But many prisons simply lack the space needed to adequately isolate sick prisoners. There are structural and logistical changes prisons could make, such as upgrading ventilation systems and creating surge capacity for staff and health care workers. But the most effective approach, Sears said, is to drastically reduce prison populations.
“When you’re filled to the max and you have two people in an 8-by-10 cell right next to two more people in an 8-by-10 cell and on and on, it’s impossible to create any form of physical distancing,” Sears said. “We have to get people out of prisons so we have that space.”
While many jails emptied out during the pandemic and prison populations declined, the criminal justice system has not fundamentally changed. Lauren Brinkley-Rubinstein, who leads the COVID Prison Project, said she hasn’t seen the systemic change needed to address the next pandemic.
“What we’re seeing over the past couple weeks and months is a real return to status quo, which makes me worry that prisons and jails didn’t learn much at all,” Brinkley-Rubinstein said. “I see incarcerated populations returning to what they were before.”
Staffing is also a massive problem. Employee shortages plague many prisons. The federal system is at critically low levels and has been forced to make teachers and others watch prisoners. The Nebraska prison system recently declared a staffing emergency at a fourth facility, and Texas prisons are struggling with more than 5,000 correctional officer vacancies and the lowest staffing levels in recent memory.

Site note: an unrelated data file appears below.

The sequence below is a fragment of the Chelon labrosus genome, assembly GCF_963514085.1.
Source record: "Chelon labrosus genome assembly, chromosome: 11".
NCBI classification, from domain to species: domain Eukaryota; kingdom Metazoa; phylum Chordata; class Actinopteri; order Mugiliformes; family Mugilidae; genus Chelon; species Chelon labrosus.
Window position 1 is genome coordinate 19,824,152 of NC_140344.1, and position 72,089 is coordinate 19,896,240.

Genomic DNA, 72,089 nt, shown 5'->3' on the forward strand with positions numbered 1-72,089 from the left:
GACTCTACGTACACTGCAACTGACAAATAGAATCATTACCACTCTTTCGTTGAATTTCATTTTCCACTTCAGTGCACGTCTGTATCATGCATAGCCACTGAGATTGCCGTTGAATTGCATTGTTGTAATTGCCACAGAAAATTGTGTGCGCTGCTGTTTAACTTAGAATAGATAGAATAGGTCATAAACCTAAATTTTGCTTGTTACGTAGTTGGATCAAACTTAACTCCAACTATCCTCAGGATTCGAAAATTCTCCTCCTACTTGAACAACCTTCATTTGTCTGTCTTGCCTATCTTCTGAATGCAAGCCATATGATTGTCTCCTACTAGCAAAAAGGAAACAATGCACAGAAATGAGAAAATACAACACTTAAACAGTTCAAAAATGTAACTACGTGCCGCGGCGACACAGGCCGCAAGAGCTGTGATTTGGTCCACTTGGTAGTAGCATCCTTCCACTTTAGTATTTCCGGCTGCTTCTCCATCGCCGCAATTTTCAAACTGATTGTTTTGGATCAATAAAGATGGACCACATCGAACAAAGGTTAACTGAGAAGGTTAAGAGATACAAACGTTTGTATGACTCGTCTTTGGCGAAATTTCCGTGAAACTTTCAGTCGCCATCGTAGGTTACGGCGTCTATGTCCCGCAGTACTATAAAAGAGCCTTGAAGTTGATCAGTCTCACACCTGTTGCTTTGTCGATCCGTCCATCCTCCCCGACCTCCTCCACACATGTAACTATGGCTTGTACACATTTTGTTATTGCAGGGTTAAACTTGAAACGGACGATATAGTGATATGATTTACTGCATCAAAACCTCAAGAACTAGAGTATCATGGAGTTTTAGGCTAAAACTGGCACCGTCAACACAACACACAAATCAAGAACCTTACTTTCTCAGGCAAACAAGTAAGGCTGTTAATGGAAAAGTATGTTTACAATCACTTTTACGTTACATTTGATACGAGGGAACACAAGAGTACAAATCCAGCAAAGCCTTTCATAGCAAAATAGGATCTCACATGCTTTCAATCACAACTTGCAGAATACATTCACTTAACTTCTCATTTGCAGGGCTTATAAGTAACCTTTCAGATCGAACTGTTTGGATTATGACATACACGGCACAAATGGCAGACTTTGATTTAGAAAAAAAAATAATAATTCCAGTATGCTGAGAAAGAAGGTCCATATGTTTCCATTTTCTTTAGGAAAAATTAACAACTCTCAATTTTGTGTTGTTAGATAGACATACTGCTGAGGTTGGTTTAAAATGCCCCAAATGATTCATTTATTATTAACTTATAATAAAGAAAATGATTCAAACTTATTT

In Pennsylvania, transfers and insufficient quarantine policies contributed to spreading the virus between prison facilities, said John Eckenrode, president of the Pennsylvania State Corrections Officers Association. Once there were active cases throughout the state’s prisons, including among staff, the department became lax with quarantining and actively contact-tracing staff after someone tested positive.
A few months into the pandemic, Eckenrode believes, a lot of supervisors were tired of quarantining officers and calling in overtime.